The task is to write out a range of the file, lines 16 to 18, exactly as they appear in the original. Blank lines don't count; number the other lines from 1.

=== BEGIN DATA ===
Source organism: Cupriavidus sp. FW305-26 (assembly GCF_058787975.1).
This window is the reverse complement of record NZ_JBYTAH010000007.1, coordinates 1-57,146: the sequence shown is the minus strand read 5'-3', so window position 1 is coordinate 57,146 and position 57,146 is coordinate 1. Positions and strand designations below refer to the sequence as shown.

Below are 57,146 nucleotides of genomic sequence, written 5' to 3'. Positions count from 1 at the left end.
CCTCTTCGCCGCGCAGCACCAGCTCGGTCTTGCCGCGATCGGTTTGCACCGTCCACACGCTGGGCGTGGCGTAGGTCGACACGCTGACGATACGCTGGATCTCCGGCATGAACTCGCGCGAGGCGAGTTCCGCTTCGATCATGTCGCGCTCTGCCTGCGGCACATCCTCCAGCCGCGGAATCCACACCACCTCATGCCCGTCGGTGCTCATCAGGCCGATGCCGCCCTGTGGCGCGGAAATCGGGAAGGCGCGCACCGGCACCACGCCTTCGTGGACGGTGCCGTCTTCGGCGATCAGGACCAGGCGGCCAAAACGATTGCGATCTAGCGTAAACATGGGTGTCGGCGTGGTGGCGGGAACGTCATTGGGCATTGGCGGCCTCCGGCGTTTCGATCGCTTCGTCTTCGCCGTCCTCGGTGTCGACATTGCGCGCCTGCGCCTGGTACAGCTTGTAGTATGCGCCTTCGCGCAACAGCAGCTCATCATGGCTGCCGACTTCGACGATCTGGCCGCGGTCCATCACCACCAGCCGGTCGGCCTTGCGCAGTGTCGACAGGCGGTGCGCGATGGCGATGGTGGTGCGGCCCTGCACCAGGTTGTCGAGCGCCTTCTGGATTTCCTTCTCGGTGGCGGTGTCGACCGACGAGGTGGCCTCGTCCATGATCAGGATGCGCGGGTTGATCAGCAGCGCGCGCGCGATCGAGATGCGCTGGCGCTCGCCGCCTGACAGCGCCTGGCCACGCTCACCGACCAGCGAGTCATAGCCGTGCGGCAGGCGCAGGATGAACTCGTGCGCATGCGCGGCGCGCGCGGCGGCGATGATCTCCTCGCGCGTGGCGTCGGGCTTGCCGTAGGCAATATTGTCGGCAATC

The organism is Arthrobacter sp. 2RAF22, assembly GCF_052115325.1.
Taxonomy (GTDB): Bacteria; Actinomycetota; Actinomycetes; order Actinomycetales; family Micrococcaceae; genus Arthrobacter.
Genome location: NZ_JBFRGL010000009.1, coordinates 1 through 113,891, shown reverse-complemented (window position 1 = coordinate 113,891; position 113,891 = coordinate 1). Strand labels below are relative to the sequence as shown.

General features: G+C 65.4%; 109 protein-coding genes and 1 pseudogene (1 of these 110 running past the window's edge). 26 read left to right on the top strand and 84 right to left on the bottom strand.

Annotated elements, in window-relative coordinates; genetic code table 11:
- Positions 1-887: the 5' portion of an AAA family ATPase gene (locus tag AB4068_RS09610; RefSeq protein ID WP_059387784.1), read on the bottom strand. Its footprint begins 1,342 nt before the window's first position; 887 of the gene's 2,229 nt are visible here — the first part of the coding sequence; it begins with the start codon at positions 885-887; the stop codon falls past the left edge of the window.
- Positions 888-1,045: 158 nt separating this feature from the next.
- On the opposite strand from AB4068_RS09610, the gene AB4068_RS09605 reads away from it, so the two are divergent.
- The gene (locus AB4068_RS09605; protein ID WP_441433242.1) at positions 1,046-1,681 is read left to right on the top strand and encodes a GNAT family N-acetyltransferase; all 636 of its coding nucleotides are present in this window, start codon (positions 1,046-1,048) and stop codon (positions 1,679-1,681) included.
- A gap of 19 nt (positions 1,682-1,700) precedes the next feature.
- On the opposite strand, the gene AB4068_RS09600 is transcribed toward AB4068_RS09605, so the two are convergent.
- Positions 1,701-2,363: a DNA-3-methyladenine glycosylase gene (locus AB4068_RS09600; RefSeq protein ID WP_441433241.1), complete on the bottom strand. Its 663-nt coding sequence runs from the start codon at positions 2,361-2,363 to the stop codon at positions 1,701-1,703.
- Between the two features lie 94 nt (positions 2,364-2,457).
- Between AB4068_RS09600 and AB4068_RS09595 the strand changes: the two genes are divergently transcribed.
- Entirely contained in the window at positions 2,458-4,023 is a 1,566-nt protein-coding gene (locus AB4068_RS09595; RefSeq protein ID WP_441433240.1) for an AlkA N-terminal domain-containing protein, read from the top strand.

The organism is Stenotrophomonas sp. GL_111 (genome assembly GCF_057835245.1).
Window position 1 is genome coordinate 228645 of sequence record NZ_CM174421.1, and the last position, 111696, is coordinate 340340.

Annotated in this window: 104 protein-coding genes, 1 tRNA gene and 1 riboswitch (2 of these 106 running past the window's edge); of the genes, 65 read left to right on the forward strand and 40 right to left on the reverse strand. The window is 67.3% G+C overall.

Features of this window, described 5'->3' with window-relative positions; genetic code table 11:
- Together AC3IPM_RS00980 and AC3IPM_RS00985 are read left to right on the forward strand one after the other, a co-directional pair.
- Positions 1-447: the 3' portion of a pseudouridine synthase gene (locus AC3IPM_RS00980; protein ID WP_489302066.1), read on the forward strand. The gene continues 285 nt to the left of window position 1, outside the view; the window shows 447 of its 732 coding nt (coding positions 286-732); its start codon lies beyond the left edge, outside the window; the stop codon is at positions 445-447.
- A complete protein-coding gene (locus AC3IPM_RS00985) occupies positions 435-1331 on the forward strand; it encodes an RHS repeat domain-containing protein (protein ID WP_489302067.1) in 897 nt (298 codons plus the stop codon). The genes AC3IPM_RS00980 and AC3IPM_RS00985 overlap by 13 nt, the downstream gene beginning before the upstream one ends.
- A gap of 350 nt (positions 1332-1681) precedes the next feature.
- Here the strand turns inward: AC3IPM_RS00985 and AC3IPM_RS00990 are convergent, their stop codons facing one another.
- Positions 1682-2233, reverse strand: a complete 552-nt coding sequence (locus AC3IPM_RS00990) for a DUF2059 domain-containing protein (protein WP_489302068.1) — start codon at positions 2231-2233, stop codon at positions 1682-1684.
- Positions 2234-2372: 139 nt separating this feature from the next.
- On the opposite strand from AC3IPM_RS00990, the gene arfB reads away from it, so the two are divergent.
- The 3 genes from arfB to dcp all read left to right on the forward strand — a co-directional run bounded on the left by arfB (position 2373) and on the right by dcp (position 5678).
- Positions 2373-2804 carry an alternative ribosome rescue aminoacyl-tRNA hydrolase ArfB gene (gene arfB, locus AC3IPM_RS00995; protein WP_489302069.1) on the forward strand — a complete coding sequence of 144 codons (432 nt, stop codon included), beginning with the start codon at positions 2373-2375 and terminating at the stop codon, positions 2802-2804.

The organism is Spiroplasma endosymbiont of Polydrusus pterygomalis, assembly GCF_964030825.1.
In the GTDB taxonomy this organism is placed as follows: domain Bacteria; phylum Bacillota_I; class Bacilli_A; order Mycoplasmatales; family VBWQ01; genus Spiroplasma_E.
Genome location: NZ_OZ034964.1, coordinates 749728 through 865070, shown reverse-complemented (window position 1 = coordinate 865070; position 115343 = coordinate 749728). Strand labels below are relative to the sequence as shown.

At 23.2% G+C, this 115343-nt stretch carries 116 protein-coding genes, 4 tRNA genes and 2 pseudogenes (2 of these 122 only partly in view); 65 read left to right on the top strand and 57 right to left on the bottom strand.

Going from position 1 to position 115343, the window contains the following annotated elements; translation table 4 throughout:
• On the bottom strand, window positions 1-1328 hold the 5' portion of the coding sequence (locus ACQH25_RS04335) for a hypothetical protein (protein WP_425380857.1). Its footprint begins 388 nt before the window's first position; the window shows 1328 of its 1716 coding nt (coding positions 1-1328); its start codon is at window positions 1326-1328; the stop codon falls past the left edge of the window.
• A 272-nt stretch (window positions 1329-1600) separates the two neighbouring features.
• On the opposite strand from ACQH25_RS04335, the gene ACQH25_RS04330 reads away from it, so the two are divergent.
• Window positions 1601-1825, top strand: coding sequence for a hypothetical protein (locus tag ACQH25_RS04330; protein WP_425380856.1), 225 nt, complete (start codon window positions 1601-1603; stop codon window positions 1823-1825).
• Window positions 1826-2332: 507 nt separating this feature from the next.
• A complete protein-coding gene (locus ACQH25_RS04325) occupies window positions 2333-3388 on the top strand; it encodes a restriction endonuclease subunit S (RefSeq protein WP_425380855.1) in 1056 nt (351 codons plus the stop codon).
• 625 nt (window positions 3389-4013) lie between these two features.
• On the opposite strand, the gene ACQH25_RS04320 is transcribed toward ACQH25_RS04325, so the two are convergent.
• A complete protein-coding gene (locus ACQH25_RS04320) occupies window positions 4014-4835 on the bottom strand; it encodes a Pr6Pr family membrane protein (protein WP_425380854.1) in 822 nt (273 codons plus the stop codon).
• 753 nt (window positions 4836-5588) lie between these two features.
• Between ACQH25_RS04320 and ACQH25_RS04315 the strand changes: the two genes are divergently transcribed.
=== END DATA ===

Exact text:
- Positions 1,701-2,363: a DNA-3-methyladenine glycosylase gene (locus AB4068_RS09600; RefSeq protein ID WP_441433241.1), complete on the bottom strand. Its 663-nt coding sequence runs from the start codon at positions 2,361-2,363 to the stop codon at positions 1,701-1,703.
- Between the two features lie 94 nt (positions 2,364-2,457).
- Between AB4068_RS09600 and AB4068_RS09595 the strand changes: the two genes are divergently transcribed.